Focus on clarity

Focus on Clarity First

Focus on Clarity First

June 18th, 2015 – 4 Comments

With the current trend of larger and larger header images being used on homepages, there is one thing that seems to be forgotten a lot: the purpose of a website. How often have you found yourself browsing a website, to find out only after a couple of minutes what it is the website owner wants you to do? Or what he is offering you as a product or service?

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I imagine a web developer telling his unknowing customer that he needs his website to “sell an online experience”, or “set a distinguishing mood”. Sales talks like that lead to a more challenging project (for the web developer), and more hours to bill (for the developer). Plus ongoing business (for the developer) when the website doesn’t perform like expected and needs to be changed. For the customer, that means rethinking his business just for the website, more costs and probably more headaches.

In this post I will try to explain why you should always focus on clarity first, even when using larger header images.

So, what do you do?

Especially when your product isn’t clear, be sure to focus on the benefits of hiring specifically you or buying your specific product. These should of course be the benefits for the customer. Looking at for instance business consulting, I found this website in the paid Google results:

ConsultingQuest - no clarity

This is exactly what I mean. This website allows you to find the right business consultant for your specific issue. Is that clear? I don’t think so. The *cough* slider *cough* on this website rotates a random list of empty phrases. After that, the mission is displayed and below that unfolds a one-page website ending in a contact form. Especially when you want to convince me in a one-page website, make sure that you are clear from the start. Explain why I should use you, your website or your products to reach my ultimate goal: finding the right business consultant for my problem.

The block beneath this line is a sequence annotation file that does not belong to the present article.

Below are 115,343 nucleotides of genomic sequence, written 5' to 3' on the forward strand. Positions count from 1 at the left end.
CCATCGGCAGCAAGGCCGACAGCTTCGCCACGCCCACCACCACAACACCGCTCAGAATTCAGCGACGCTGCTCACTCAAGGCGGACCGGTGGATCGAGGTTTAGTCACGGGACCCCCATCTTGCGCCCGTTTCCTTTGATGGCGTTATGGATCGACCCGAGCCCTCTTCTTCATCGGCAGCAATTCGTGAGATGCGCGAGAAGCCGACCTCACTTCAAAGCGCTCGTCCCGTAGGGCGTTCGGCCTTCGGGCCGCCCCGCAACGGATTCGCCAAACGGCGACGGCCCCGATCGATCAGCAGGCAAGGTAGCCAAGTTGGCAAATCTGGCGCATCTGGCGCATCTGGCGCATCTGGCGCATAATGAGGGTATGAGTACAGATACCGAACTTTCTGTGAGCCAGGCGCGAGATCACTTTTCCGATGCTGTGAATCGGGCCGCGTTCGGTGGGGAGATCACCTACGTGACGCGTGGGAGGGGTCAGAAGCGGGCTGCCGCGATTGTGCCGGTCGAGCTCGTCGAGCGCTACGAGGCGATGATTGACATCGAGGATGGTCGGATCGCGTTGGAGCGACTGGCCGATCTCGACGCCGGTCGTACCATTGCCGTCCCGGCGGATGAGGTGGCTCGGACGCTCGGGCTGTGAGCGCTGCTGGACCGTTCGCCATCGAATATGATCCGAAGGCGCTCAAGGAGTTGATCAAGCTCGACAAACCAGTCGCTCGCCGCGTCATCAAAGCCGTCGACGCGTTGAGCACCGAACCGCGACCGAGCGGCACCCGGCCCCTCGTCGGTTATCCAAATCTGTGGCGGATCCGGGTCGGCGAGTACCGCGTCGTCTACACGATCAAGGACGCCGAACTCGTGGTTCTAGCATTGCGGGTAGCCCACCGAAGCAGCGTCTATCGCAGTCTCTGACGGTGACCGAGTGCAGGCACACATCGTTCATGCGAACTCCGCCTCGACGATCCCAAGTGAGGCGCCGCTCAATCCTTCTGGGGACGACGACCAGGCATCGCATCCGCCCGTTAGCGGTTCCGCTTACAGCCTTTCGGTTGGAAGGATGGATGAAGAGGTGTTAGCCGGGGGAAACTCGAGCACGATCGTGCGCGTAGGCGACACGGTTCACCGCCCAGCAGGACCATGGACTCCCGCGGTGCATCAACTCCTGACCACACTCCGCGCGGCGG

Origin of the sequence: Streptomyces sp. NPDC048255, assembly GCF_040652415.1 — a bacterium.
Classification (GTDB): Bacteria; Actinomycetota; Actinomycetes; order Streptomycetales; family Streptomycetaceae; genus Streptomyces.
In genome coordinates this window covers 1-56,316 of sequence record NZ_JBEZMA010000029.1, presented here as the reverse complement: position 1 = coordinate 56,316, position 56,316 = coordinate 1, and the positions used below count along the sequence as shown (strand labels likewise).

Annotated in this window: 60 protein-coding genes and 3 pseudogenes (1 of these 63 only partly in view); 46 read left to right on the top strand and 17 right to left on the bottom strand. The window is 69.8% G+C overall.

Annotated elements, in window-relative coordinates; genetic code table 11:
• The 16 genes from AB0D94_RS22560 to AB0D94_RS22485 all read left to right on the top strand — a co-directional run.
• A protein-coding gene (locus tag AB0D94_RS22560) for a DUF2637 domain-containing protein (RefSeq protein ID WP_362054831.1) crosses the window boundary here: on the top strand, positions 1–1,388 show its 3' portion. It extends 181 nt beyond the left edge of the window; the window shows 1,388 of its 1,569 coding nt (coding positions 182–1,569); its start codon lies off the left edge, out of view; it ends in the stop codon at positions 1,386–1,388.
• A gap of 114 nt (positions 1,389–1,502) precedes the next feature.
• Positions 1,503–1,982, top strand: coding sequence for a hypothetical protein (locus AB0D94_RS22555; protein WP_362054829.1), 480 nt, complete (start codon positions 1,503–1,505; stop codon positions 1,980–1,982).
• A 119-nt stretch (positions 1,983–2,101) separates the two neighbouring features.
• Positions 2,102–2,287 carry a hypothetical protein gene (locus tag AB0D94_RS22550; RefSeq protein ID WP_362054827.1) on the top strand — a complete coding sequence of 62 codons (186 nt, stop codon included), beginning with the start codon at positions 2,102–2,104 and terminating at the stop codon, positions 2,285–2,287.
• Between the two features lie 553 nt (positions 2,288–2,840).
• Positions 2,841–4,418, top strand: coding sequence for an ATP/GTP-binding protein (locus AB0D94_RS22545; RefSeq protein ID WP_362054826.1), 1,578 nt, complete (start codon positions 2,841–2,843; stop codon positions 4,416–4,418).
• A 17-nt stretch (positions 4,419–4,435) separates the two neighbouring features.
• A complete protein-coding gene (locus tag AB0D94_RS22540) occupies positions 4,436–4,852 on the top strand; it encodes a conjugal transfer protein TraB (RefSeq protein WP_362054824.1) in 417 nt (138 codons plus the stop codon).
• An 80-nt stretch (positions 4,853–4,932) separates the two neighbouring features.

Define your USP or UBR and communicate that to your new customer immediately. ConsultingQuest seems to be a relatively young business, I think this advice will surely help them improve their website.

What’s the next step?

In my own interpretation of Getting Things Done, I have a rotating wallpaper on my MacBook, asking me now and then that very question: what’s the next step? When someone lands on your website, what’s the next step? When someone clicks your call-to-action, what’s the next step? When someone buys your product, what’s the next step?

Google Drive - very clear

I like this setup. There is one clear call-to-action, that isn’t too aggressive. Although I would perhaps have chosen a slightly larger, orange button. On the other hand, most visitors of that page probably don’t need to be persuaded anymore. What I like most is that although you can assume that the visitor knows what Google Drive is, Google explains pretty clear what the benefits are: “All your work, secure, available everywhere and easy to share – $10/user/month includes unlimited storage”. What’s the next step? Get started. Not persuaded yet? Contact sales.